The Queer Sex Scenes Are Mary & George’s Greatest Asset

Grazia’s Daisy Hall reviews Sky’s historical drama Mary & George and tells you why it’s worth the watch.

Mary & George

by Daisy Hall |
Updated on

Let’s be honest, there’s not exactly a shortage of raunchy period dramas out there. The first big hitter was obviously Netflix’s Bridgerton and then last year Apple TV+ released The Buccaneers. Now Sky and Now are jumping on the trend with Mary & George. But just another fluffy, loosely historical series Mary & George most certainly is not.

What is Mary & George about?

With the multi-award winning (we’re talking an Oscar, a BAFTA, Golden Globes and Emmys) powerhouse that is Julianne Moore – complete with a solid English accent despite being the only American in the cast - leading the charge, Mary & George brilliantly tells the previously untold true story of Mary Villiers. After marrying her way into favour in society, as was the only way for women to do it back then, Mary Villiers desired more for her four children, particularly her second son George Villiers - played by the ridiculously attractive Nicholas Galitzine (it’s actually an important part of the plot that George Villiers is as good-looking as he is) – who she groomed to become one of King James I’s many male live-in lovers.

Mary & George Julianne Moore
Mary & George Julianne Moore as Mary Villiers ©Sky

‘That can’t be right! That must be dramatic licence to get people to watch Mary & George?’ we hear you cry. Well, despite all the straight-washing that we experienced at school when we were taught about the Jacobean era (that period of history that ran from 1603-1625 when James I ruled over England) and despite being married to Queen Anne of Denmark with whom he fathered eight children, King James I is widely regarded by historians as one of the most prominent queer men in history. As well as George Villiers, King James I was also linked to Robert Carr, 1st Earl of Somerset and had a whole posse of men that he is reported to have had affairs with.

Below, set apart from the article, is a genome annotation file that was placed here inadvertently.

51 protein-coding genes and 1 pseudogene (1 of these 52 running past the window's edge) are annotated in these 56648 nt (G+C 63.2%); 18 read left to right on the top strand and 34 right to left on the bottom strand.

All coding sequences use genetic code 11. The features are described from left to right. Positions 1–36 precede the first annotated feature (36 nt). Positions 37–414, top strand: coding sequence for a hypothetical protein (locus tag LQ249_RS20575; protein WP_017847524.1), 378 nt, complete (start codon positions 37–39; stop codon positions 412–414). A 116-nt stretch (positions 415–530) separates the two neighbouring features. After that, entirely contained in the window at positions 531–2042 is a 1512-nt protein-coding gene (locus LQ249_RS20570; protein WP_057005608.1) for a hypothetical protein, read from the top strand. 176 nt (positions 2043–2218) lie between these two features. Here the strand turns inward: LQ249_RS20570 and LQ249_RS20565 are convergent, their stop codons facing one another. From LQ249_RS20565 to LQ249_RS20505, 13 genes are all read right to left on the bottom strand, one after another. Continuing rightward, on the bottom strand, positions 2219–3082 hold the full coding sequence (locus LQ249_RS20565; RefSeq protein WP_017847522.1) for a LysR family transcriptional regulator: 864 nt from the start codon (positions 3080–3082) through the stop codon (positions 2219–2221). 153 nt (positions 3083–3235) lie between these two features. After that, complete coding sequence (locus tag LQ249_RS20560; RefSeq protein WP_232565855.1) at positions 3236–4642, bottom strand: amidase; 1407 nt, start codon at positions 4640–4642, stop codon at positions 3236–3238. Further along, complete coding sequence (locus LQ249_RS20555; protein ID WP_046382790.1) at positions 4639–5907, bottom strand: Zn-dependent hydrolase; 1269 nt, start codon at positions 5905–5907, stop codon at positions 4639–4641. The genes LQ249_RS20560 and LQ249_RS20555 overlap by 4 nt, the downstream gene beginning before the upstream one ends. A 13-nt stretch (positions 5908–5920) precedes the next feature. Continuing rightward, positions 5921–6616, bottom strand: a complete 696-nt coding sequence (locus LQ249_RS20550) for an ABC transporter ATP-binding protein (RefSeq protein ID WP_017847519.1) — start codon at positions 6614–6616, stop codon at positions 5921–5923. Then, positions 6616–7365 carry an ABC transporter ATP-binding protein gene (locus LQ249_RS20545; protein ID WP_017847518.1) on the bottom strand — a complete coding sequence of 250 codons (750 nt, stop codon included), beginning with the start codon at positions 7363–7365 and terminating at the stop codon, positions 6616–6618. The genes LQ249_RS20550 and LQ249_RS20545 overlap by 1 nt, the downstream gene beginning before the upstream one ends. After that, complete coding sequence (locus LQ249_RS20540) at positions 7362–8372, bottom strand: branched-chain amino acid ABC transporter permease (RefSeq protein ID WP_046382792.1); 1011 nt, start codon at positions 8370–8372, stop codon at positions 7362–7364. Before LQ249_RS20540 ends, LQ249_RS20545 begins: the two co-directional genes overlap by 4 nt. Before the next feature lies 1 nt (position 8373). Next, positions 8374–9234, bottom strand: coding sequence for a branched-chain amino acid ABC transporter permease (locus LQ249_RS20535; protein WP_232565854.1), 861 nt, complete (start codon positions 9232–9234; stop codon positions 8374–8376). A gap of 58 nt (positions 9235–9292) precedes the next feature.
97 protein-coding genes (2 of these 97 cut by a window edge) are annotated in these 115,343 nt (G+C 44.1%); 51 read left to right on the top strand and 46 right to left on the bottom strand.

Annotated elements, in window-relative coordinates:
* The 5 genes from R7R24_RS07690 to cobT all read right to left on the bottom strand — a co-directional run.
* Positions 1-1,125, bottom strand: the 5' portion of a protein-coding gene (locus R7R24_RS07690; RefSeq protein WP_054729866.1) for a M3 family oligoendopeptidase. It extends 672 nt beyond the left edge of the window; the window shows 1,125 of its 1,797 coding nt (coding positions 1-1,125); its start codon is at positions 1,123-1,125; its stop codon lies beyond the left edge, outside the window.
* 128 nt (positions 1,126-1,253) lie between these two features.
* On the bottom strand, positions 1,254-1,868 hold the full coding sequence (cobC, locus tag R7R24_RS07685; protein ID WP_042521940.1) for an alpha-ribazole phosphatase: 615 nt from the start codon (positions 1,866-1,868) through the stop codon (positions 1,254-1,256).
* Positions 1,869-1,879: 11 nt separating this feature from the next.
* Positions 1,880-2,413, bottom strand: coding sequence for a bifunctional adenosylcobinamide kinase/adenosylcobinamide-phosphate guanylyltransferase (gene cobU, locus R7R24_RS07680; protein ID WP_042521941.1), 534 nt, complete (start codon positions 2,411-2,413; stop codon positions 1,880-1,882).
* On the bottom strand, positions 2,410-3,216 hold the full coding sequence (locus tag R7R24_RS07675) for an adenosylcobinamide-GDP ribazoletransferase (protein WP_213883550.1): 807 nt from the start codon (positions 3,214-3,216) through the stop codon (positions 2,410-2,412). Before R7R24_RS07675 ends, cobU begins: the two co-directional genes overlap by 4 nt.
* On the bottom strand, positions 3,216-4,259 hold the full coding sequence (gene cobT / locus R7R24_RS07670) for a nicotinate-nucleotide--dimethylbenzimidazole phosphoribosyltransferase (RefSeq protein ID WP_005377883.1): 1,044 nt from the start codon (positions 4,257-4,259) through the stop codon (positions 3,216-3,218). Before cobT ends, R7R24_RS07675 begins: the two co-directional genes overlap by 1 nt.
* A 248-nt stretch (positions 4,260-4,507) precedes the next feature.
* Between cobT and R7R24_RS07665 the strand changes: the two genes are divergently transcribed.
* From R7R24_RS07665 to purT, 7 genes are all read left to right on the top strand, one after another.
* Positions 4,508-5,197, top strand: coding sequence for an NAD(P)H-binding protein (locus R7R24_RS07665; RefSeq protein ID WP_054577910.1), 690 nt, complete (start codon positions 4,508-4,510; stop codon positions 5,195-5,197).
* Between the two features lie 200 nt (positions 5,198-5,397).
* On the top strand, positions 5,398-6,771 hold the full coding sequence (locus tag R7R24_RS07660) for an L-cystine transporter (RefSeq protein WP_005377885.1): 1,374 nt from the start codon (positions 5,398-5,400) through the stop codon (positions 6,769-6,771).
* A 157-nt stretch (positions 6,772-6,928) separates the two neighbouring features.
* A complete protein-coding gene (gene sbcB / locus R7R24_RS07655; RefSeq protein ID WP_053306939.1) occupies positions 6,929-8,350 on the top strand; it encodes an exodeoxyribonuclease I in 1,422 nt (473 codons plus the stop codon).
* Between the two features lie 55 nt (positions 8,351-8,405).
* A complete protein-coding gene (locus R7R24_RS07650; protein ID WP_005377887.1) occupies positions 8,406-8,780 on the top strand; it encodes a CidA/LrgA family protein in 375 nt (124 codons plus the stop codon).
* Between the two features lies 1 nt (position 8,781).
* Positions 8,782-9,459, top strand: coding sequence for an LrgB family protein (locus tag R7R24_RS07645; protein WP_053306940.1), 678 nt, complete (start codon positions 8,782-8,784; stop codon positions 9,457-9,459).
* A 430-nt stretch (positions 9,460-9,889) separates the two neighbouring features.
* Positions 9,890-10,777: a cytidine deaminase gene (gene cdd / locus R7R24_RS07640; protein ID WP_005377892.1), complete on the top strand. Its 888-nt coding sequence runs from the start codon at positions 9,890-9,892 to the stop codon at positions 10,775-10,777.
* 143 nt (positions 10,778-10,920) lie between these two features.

Speaking to Grazia during a Q&A at the premiere of Mary & George writer DC Moore says, ‘Since British history is almost exclusively written by white men, not much is known about Mary Villiers despite the fact that she became one of the most powerful women in King James’ court. A similar thing has happened with King James, who had many really intense relationships with men and that’s just been written out of history.'

And Mary & George isn’t shy when it comes to portraying the ins and outs of those queer relationships. Actually, the emotive sex scenes are Mary & George’s greatest asset - they rarely feel gratuitous and genuinely help drive the plot.

Mary & George Nicholas Galitzine and Tony Curran
Mary & George Nicholas Galitzine and Tony Curran ©Sky

Now, we’ve come to expect a certain level of raunchiness in our period dramas and Mary & George is no exception. Luckily, there’s a lot of sex in this show. The thing that sets the series apart from its predecessors though is that the majority of the intimate relationships portrayed are same sex.

There’s the relationship between George Villiers and King James I (tenderly portrayed by Tony Curran, Outlaw King), the one between King James I and the Earl of Somerset (Laurie Davidson, The Good Liar) and then more surprisingly, the one between Mary Villiers and a sex worker called Sandie (Niamh AlgarMalpractice who stuns in the smaller role). Admittedly, the latter may be dramatic licence, but it’s so beautifully done.

From the very first word (‘s**t’), it’s clear that Mary & George knows exactly what it’s doing under the guiding hand of director Oliver Hermanus (Living), but there’s still a rebellious, punk feel to the series. There’s a sense of risk in every scene because you’re never quite sure what’s going to happen, but you always know that it’s going to be good.

Daisy Hall is a News and Entertainment writer on Grazia, specialising in TV and film meaning that you can count on Daisy for the latest (and best) recommendations.

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